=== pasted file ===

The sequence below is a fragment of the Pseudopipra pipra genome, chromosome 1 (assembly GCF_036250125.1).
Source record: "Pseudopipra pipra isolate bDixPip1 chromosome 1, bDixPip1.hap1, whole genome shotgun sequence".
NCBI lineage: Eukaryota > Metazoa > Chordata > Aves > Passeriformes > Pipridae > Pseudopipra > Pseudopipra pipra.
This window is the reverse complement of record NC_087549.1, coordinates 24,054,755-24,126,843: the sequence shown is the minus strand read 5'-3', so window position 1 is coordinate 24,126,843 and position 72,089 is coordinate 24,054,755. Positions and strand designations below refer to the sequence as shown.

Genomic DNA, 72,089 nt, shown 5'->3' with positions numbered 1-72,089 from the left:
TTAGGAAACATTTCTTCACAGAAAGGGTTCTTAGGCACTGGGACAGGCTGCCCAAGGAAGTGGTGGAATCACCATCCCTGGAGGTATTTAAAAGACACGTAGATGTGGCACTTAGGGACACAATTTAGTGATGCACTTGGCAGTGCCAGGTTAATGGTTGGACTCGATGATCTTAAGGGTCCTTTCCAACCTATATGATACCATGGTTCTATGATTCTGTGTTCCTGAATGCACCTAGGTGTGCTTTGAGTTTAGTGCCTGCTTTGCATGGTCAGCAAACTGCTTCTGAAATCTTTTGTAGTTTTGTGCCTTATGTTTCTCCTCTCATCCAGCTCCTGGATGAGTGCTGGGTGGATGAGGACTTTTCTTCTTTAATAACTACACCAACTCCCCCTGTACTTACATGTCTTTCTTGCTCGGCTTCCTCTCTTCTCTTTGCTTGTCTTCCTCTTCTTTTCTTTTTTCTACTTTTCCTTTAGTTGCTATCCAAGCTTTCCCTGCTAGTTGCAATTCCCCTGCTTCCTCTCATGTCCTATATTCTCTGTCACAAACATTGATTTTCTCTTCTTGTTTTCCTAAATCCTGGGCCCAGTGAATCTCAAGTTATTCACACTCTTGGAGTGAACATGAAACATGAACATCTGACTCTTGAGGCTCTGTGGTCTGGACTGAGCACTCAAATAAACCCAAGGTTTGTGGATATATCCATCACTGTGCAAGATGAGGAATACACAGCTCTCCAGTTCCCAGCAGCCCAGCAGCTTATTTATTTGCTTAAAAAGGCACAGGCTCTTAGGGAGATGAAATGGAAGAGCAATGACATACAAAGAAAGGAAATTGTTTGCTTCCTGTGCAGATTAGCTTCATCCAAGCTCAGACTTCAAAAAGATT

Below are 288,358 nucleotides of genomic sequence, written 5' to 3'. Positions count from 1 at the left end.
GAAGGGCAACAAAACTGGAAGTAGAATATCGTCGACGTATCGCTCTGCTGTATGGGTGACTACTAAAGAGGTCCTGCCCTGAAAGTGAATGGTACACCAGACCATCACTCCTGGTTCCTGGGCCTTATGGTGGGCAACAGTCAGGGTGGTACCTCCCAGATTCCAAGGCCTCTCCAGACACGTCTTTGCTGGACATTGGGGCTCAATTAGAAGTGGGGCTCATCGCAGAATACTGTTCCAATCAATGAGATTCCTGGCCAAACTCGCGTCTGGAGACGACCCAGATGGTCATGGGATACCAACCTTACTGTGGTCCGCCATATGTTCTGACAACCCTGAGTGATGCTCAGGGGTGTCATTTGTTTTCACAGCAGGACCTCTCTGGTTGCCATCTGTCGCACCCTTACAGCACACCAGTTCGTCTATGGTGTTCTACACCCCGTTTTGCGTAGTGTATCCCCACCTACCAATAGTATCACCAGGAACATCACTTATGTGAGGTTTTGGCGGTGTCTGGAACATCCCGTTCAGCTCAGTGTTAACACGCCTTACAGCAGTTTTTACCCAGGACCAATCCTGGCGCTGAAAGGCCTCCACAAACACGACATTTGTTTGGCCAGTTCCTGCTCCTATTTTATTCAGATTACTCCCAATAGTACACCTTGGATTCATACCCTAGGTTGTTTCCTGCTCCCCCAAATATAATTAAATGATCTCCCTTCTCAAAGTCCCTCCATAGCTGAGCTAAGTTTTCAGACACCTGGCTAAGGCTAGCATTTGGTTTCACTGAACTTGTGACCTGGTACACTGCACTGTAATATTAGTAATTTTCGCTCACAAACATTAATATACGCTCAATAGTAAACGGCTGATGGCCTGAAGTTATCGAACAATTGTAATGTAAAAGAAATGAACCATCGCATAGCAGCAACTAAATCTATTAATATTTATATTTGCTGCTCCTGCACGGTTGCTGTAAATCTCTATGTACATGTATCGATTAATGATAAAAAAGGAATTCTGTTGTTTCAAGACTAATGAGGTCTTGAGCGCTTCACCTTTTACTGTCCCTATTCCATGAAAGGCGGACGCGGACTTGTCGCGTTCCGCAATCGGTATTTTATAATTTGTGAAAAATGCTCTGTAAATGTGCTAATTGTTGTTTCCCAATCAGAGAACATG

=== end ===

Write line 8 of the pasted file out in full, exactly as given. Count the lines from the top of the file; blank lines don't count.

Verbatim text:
GAAGGGCAACAAAACTGGAAGTAGAATATCGTCGACGTATCGCTCTGCTGTATGGGTGACTACTAAAGAGGTCCTGCCCTGAAAGTGAATGGTACACCAGACCATCACTCCTGGTTCCTGGGCCTTATGGTGGGCAACAGTCAGGGTGGTACCTCCCAGATTCCAAGGCCTCTCCAGACACGTCTTTGCTGGACATTGGGGCTCAATTAGAAGTGGGGCTCATCGCAGAATACTGTTCCAATCAATGAGATTCCTGGCCAAACTCGCGTCTGGAGACGACCCAGATGGTCATGGGATACCAACCTTACTGTGGTCCGCCATATGTTCTGACAACCCTGAGTGATGCTCAGGGGTGTCATTTGTTTTCACAGCAGGACCTCTCTGGTTGCCATCTGTCGCACCCTTACAGCACACCAGTTCGTCTATGGTGTTCTACACCCCGTTTTGCGTAGTGTATCCCCACCTACCAATAGTATCACCAGGAACATCACTTATGTGAGGTTTTGGCGGTGTCTGGAACATCCCGTTCAGCTCAGTGTTAACACGCCTTACAGCAGTTTTTACCCAGGACCAATCCTGGCGCTGAAAGGCCTCCACAAACACGACATTTGTTTGGCCAGTTCCTGCTCCTATTTTATTCAGATTACTCCCAATAGTACACCTTGGATTCATACCCTAGGTTGTTTCCTGCTCCCCCAAATATAATTAAATGATCTCCCTTCTCAAAGTCCCTCCATAGCTGAGCTAAGTTTTCAGACACCTGGCTAAGGCTAGCATTTGGTTTCACTGAACTTGTGACCTGGTACACTGCACTGTAATATTAGTAATTTTCGCTCACAAACATTAATATACGCTCAATAGTAAACGGCTGATGGCCTGAAGTTATCGAACAATTGTAATGTAAAAGAAATGAACCATCGCATAGCAGCAACTAAATCTATTAATATTTATATTTGCTGCTCCTGCACGGTTGCTGTAAATCTCTATGTACATGTATCGATTAATGATAAAAAAGGAATTCTGTTGTTTCAAGACTAATGAGGTCTTGAGCGCTTCACCTTTTACTGTCCCTATTCCATGAAAGGCGGACGCGGACTTGTCGCGTTCCGCAATCGGTATTTTATAATTTGTGAAAAATGCTCTGTAAATGTGCTAATTGTTGTTTCCCAATCAGAGAACATG